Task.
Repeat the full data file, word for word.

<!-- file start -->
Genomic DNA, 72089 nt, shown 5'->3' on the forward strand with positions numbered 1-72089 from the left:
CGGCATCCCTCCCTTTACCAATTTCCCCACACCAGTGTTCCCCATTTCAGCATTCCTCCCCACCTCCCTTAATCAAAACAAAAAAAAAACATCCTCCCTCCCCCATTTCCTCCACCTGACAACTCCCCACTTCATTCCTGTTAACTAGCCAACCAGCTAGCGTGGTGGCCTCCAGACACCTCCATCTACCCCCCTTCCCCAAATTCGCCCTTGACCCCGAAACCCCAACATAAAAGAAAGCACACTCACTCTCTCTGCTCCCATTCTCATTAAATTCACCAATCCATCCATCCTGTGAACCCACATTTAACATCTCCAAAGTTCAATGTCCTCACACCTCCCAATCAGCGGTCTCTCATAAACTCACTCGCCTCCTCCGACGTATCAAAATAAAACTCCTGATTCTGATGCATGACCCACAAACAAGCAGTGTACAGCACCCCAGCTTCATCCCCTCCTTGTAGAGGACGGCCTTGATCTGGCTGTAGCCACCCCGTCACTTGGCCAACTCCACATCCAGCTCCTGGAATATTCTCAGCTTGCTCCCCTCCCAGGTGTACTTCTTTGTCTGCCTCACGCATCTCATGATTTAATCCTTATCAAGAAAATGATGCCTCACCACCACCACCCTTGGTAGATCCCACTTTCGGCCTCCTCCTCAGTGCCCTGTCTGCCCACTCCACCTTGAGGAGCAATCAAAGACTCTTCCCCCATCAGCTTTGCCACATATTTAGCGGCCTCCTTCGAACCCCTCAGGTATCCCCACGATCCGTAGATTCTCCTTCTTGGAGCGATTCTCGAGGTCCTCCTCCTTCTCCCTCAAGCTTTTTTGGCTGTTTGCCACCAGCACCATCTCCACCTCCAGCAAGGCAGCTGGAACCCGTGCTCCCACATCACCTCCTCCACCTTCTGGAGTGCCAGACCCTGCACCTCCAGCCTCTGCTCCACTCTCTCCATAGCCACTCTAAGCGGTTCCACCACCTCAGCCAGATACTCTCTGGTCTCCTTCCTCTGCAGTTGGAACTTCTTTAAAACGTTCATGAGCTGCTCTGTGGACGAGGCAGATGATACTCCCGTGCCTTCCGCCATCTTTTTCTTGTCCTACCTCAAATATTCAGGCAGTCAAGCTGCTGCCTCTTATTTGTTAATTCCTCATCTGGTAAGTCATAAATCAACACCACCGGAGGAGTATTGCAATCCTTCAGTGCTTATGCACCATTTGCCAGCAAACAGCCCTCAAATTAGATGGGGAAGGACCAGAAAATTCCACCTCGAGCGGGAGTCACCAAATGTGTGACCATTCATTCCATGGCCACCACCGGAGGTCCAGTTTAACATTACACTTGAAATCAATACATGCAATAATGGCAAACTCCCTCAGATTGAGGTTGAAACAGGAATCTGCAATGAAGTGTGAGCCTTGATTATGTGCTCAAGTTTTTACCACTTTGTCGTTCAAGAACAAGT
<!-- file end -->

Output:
Genomic DNA, 72089 nt, shown 5'->3' on the forward strand with positions numbered 1-72089 from the left:
CGGCATCCCTCCCTTTACCAATTTCCCCACACCAGTGTTCCCCATTTCAGCATTCCTCCCCACCTCCCTTAATCAAAACAAAAAAAAAACATCCTCCCTCCCCCATTTCCTCCACCTGACAACTCCCCACTTCATTCCTGTTAACTAGCCAACCAGCTAGCGTGGTGGCCTCCAGACACCTCCATCTACCCCCCTTCCCCAAATTCGCCCTTGACCCCGAAACCCCAACATAAAAGAAAGCACACTCACTCTCTCTGCTCCCATTCTCATTAAATTCACCAATCCATCCATCCTGTGAACCCACATTTAACATCTCCAAAGTTCAATGTCCTCACACCTCCCAATCAGCGGTCTCTCATAAACTCACTCGCCTCCTCCGACGTATCAAAATAAAACTCCTGATTCTGATGCATGACCCACAAACAAGCAGTGTACAGCACCCCAGCTTCATCCCCTCCTTGTAGAGGACGGCCTTGATCTGGCTGTAGCCACCCCGTCACTTGGCCAACTCCACATCCAGCTCCTGGAATATTCTCAGCTTGCTCCCCTCCCAGGTGTACTTCTTTGTCTGCCTCACGCATCTCATGATTTAATCCTTATCAAGAAAATGATGCCTCACCACCACCACCCTTGGTAGATCCCACTTTCGGCCTCCTCCTCAGTGCCCTGTCTGCCCACTCCACCTTGAGGAGCAATCAAAGACTCTTCCCCCATCAGCTTTGCCACATATTTAGCGGCCTCCTTCGAACCCCTCAGGTATCCCCACGATCCGTAGATTCTCCTTCTTGGAGCGATTCTCGAGGTCCTCCTCCTTCTCCCTCAAGCTTTTTTGGCTGTTTGCCACCAGCACCATCTCCACCTCCAGCAAGGCAGCTGGAACCCGTGCTCCCACATCACCTCCTCCACCTTCTGGAGTGCCAGACCCTGCACCTCCAGCCTCTGCTCCACTCTCTCCATAGCCACTCTAAGCGGTTCCACCACCTCAGCCAGATACTCTCTGGTCTCCTTCCTCTGCAGTTGGAACTTCTTTAAAACGTTCATGAGCTGCTCTGTGGACGAGGCAGATGATACTCCCGTGCCTTCCGCCATCTTTTTCTTGTCCTACCTCAAATATTCAGGCAGTCAAGCTGCTGCCTCTTATTTGTTAATTCCTCATCTGGTAAGTCATAAATCAACACCACCGGAGGAGTATTGCAATCCTTCAGTGCTTATGCACCATTTGCCAGCAAACAGCCCTCAAATTAGATGGGGAAGGACCAGAAAATTCCACCTCGAGCGGGAGTCACCAAATGTGTGACCATTCATTCCATGGCCACCACCGGAGGTCCAGTTTAACATTACACTTGAAATCAATACATGCAATAATGGCAAACTCCCTCAGATTGAGGTTGAAACAGGAATCTGCAATGAAGTGTGAGCCTTGATTATGTGCTCAAGTTTTTACCACTTTGTCGTTCAAGAACAAGT